As much as I love my beloved Oakland Athletics, boy oh boy do I hate their ownership.
The story to this point: After screwing up their first choice of stadium location by not actually securing the land before announcing the location, picking one of the more difficult spots to build in the city as their second choice, screwing up the legislative actions required to streamline the approval process and just generally bungling the latest in their decades-long quest to build a new ballpark, the A’s finally submitted a “term sheet” to the Oakland City Council rather than a proper, full-fledged proposal. They demanded, as if they’re the ones who’d been holding up the process, that the City Council vote on it before their session ends for the summer.
Now this week, they threatened to move the team and bragged about “being in contact” with five potential destinations, though we don’t know if it was negotiations or cold calls. This comes less than a month after they submitted the outline of a plan, before submitting a full proposal, and well before the deadline they decided to impose.
John Fisher needs to sell the team yesterday.
In lieu of all this, let’s celebrate Oakland some more because Oakland needs more respect than it gets as a center of arts and culture. And no, the team that bailed for SF wearing “The Town” jerseys does not count as respect. And I promise not to include Tupac, Hammer or Digital Underground for once.
Tower of Power — “So Very Hard to Go”
An Oakland institution for over 50 years, Tower of Power is an all-time great soul band. But due to their size—with the horn section, their current roster is nine members, and that’s on the short side—it seems like a full third of the population of Oakland has, at some point, been a member of Tower of Power.
I’m barely kidding. The list of former members on their Wikipedia page has 64 people. Every so often I get a press release touting someone as a former member of Tower of Power, and I’m like, yeah, I love them, but it’s weird to lead with that considering I may very well be a former member and don’t remember. And I can’t even sing or play any instruments.
The Pointer Sisters — “Jump (For My Love)”
The Pointer Sisters are unique in a couple ways. First, they’re one of the few soul-inspired girl groups to last into the synth- and hair-intensive ’80s, as the video above demonstrates. Second, they’ve remained all-Pointer for their five decades of history.
Stay with me here. It began with sisters Bonnie and June Pointer performing in clubs around Oakland in the late ’60s. A third sister, Anita, joined in 1970. Then a fourth, Ruth, came on board in 1972.
They were a foursome until 1978 when Bonnie left for a solo career, and it was back to a trio for the ’80s, when they shifted to a more ’80s sound and found their greatest successes. They stuck together until 2004 when June left the group and was replaced by Ruth’s daughter Issa.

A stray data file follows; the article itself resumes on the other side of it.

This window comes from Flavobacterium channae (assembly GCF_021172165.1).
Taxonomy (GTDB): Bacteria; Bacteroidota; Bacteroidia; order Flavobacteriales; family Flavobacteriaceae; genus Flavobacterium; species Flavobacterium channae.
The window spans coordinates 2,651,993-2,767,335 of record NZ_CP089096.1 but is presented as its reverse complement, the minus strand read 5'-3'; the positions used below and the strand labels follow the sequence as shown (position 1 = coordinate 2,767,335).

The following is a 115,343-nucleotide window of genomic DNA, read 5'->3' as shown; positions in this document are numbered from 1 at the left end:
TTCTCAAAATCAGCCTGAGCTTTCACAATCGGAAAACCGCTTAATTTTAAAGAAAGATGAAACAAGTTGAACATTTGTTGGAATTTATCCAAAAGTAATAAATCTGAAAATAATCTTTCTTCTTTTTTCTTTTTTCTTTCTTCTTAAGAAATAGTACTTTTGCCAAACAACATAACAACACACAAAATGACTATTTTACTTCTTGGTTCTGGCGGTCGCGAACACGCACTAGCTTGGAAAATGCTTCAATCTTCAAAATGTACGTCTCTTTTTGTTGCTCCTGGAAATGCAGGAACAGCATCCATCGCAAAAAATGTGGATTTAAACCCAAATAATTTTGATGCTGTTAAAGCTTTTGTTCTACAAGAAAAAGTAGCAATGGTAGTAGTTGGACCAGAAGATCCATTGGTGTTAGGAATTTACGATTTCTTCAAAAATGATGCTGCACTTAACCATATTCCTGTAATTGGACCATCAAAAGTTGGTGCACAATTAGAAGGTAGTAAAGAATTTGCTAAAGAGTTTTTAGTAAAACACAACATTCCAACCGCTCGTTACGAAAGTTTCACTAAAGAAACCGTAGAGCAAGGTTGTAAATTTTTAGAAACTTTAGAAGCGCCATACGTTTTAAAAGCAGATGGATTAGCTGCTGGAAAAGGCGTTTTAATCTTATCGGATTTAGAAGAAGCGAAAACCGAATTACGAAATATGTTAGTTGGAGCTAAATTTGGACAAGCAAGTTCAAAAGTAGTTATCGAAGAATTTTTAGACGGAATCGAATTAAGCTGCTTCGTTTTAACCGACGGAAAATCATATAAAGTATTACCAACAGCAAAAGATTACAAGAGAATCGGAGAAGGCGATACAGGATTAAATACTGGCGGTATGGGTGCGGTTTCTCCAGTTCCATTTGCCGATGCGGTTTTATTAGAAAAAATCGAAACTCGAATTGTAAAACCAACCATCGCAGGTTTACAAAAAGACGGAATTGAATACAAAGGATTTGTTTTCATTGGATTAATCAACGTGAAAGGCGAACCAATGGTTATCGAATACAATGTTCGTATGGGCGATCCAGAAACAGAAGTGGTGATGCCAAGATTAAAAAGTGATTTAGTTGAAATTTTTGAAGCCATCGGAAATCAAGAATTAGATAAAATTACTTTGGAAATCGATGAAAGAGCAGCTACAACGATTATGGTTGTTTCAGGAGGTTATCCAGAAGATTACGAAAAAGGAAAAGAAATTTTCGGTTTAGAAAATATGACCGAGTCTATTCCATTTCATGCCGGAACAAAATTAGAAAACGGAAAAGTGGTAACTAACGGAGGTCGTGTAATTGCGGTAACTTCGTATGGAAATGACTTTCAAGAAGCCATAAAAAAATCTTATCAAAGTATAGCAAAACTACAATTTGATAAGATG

So yeah, technically they stopped being the Pointer Sisters, but still, all Pointers. But we’re still not done.
Eventually it went back up to four when Ruth’s granddaughter Sadako Pointer joined, then back down to three when Anita stepped away from the group in 2015. So while 75-year-old Ruth was there for most of the band, there are officially no original members, despite it staying entirely in the family. And presumably there’s another Pointer waiting in the wings for when Ruth hangs it up to keep it going forever.
Too $hort — “The Ghetto”
A product of Fremont High in east Oakland, Too Short (I put the dollar sign in the listing name, but I’m not using it every time) became a fixture of the underground rap scene in Oakland in the ’80s before getting a record contract in 1987… and moving to Atlanta in 1994. But we’ll ignore that.
But let’s go back to his first indie album in 1985. It was one of the first rap albums to include the word “bitch,” which at this point seems downright quaint. And you thought the entire verse written to avoid a colloquial term for female genitalia in “OPP” showed how much things change…
Machine Head — “Darkness Within”
Oh, I’m sorry: You thought Oakland was all R&B and hip-hop? As a rebuttal, please allow Robb Flynn to melt your face clean off your face.
Coming up in the early ’90s meant they were among the bands that refined metal’s early screaming chaos (which I love, don’t get me wrong) to a layered, almost symphonic artistry. And yes, actual classical music fans may disagree on account of all the growling and screaming, but if you replace the brass and woodwinds with distorted guitars and vocals, the order-from-cacophony aesthetic is there in both.
Now we find out whether the symphony-goers troll on Twitter as hard as other fanbases.
Dame D.O.L.L.A. — “Dre Grant”
RIFF’s illustrious editor Roman Gokhman made it clear earlier this week that if there’s an opportunity to feature Damian Lillard on the site, we’re to take that opportunity. And, yes, he plays for the Blazers rather than the Warriors, but I’m a fan of anyone from Oakland, so he’s cool with me.
There’s no shortage of basketball players with rap albums, but they’re mostly… regrettable. Allen Iverson, Metta World Peace and… ugh, Tony Parker… not great. Not. Great. But Lillard is actually good! Legitimately good! And he didn’t need a team of experts making him sound decent like Shaq.
Also, when he graciously agreed to speak with Roman and I about social justice and activism last year, he did part of the interview while lying in bed and eating cereal. And that’s awesome. Great guy, great interview.
Follow editor Daniel J. Willis and tweet column ideas to him at Twitter.com/BayAreaData.